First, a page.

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Fedora Speed Tweaks – Make Fedora Faster

By on January 31st, 2009 
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In this article we will show you how you can boost the performance of your box running Fedora 10 and make it faster using a few simple tweaks. As always, we would always recommend you to back your system settings up so that in case of any inadvertant errors you can safely revert back to your old settings. This tweaks once applied will make your system less sluggish and faster. Here we go: If you are too lazy to go through the post below, you could try watching a screencast for this article here

Swappiness

Swap space in Linux is used when the amount of physical memory (RAM) is full. If the system needs more memory resources and the physical memory is full, inactive pages in memory are moved to the swap space. While swap space can help machines with a small amount of RAM, it should not be considered a replacement for more RAM. Swap space is located on hard drives, which have a slower access time than physical memory. But at times the Fedora system tends to use the Swap too, letting useful RAM cycles go waste, thus making the system unnecessarily slow. So, what you could possibly do is change how much swap space you use by changing the swappiness of your Fedora install. To do this add the following line with the number between 0-100.This value is 0 for NO Swap Usage and 100 for Full Swap Usage and depends on what your requirements are.

  • Open the sysctl.conf file for editing and backup your previous sysctl.conf file

terminal#-] su -c 'cp /etc/sysctl.conf /etc/sysctl.conf.backup'

terminal#-] su -c 'gedit /etc/sysctl.conf'

  • Add the following line
              vm.swappiness = 0
  • Reboot your computer

Note: The value of vm.swappiness=0 states that no swap space will be used at all

Noatime

  • Noatime affects how often the system updates your time in your computer. This is a significant loss in speed according to the
    kernel Devs.
    To speed it up do the following modifications.
  • Edit your fstab file and back it up (Run following commands in the terminal)
               su -c 'cp /etc/fstab /etc/fstab.backup'
               su -c 'gedit /etc/fstab'
  • Where the mount option says defaults you should append some more text.
  • Before:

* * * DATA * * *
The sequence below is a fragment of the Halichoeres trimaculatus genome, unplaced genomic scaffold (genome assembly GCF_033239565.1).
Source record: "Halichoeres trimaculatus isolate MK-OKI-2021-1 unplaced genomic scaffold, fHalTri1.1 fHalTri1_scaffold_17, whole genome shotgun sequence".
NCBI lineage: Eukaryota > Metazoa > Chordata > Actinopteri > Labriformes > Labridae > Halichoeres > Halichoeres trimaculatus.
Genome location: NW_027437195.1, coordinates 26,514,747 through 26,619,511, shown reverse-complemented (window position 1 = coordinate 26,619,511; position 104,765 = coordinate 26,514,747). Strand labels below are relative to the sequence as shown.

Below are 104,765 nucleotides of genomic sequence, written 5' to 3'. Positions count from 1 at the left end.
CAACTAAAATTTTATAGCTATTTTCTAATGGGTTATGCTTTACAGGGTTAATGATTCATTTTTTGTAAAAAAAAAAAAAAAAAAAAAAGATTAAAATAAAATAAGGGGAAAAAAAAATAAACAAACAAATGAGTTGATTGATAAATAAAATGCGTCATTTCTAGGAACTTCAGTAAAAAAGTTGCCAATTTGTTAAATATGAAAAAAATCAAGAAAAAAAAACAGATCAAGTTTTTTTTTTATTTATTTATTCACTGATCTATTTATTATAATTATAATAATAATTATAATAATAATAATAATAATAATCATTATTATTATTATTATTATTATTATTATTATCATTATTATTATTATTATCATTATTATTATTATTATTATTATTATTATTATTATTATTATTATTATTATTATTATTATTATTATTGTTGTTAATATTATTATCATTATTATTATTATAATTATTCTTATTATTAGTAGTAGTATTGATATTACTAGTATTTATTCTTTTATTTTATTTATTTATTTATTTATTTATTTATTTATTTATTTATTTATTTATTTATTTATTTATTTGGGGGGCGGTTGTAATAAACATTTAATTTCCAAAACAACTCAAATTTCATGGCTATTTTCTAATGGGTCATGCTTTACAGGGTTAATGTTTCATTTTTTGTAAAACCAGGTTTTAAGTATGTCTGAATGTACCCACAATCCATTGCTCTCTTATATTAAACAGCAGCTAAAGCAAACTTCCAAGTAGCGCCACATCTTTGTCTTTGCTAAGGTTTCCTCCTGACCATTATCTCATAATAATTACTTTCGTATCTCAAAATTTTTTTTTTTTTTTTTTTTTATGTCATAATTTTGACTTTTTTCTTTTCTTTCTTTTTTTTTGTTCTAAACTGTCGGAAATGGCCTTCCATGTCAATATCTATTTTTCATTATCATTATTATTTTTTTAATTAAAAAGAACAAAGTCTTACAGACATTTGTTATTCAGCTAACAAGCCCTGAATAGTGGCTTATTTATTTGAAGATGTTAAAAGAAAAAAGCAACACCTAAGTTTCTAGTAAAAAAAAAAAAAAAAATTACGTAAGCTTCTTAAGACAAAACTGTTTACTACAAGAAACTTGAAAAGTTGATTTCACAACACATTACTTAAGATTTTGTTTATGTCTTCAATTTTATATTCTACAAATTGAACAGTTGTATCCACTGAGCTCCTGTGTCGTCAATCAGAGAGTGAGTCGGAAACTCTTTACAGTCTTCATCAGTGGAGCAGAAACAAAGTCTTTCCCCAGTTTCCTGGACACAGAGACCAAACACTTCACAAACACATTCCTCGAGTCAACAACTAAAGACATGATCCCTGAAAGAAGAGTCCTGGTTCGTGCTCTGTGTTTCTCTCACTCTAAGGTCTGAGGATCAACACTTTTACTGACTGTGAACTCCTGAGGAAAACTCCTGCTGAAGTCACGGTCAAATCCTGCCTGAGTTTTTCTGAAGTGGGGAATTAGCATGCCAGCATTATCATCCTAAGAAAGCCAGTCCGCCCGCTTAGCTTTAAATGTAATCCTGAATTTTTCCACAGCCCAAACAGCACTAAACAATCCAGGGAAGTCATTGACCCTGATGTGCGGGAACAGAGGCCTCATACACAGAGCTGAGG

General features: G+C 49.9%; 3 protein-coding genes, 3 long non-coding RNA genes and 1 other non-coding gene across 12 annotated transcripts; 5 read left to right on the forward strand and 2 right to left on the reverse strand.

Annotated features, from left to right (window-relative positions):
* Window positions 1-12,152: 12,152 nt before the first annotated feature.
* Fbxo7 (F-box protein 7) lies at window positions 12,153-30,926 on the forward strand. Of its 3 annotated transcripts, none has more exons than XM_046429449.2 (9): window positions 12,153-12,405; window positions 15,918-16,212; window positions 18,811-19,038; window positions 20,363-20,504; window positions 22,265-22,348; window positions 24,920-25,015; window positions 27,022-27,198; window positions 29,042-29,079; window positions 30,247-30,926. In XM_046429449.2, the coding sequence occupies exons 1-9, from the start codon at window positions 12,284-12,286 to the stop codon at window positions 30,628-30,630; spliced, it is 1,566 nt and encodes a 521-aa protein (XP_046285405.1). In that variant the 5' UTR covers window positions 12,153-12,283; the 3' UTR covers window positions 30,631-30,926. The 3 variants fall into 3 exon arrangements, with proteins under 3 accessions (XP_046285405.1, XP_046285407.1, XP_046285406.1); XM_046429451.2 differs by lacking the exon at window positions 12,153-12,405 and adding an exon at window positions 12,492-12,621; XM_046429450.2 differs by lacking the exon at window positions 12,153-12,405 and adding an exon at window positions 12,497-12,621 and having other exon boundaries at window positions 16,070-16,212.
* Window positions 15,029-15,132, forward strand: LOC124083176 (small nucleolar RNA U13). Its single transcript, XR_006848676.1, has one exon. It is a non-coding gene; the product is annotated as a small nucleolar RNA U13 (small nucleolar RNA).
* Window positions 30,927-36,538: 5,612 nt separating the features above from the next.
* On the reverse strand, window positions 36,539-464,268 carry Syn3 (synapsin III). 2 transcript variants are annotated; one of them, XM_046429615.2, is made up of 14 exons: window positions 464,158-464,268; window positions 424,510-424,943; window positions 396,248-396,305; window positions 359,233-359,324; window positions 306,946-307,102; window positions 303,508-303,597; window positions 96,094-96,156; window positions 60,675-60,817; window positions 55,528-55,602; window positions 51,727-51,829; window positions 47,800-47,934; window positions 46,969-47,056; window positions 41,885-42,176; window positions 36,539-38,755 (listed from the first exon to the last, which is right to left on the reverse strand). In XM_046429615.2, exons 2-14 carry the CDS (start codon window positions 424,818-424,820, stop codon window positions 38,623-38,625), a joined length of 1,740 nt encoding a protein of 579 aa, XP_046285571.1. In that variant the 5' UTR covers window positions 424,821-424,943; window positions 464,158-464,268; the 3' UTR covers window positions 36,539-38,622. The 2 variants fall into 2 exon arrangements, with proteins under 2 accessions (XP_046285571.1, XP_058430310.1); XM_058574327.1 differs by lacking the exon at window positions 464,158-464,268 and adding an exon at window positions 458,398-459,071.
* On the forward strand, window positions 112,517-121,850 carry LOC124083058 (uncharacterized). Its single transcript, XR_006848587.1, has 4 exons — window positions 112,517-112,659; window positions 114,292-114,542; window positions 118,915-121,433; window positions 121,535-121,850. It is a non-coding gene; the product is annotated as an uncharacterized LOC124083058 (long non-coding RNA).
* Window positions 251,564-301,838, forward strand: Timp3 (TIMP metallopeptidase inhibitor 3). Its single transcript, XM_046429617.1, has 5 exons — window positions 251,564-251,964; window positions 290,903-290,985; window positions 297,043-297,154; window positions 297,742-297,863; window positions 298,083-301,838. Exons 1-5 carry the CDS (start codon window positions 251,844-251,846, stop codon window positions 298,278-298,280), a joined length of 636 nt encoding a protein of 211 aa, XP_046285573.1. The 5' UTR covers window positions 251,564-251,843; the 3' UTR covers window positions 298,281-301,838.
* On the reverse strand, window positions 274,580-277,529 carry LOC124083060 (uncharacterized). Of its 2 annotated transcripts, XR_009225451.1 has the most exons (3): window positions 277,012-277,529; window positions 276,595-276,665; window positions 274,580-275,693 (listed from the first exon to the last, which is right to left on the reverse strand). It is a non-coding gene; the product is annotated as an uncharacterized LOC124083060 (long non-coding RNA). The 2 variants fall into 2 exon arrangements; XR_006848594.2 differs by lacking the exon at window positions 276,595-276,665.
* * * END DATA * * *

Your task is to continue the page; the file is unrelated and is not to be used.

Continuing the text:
fed-tweak-0

  • After:

fed-tweak-1

  • Notice the only modification is to the lines that mount my default partitions. After the editing has been completed you will need to restart your computer for it to take effect. If you don't wish to reboot the computer, you may also remount the partitions of the live system.

Preload

Preload is an adaptive readahead daemon, that will monitor which programs you use most. Parts of these programs will be cached to speed up their load time. You can get it by running the following command in a terminal:

              su -c 'yum -y install preload'

After having installed it, remember to check if it's running and if it's enabled to start at boot time.
You may do this by going to System -> Administration -> Services and scrolling down to the "preload" entry: if it isn't checked, check it (click on the "Enable" button).
Check this link for further details.

Speed improvements using tmpfs filesystem

tmpfs
filesystem can be used for frequently use temp folders by add the following lines to /etc/fstab file

             tmpfs /tmp tmpfs defaults 0 0
             tmpfs /var/tmp tmpfs defaults 0 0

SCREENCAST: We have converted the entire article above into a screencast, See now! (In case you are unable to view the screencast below,
watch the video directly at http://blip.tv/file/1723669)

TIP: Check this post for a Firefox Improvement tweak which also makes use of the above Fedora Tweak!

Technorati Tags: fast, fedora, swappiness, tempfs, tweak, redahead

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Fedora Speed Tweaks – Make Fedora Faster was originally published on Digitizor.com on January 31, 2009 - 7:35 pm (Indian Standard Time)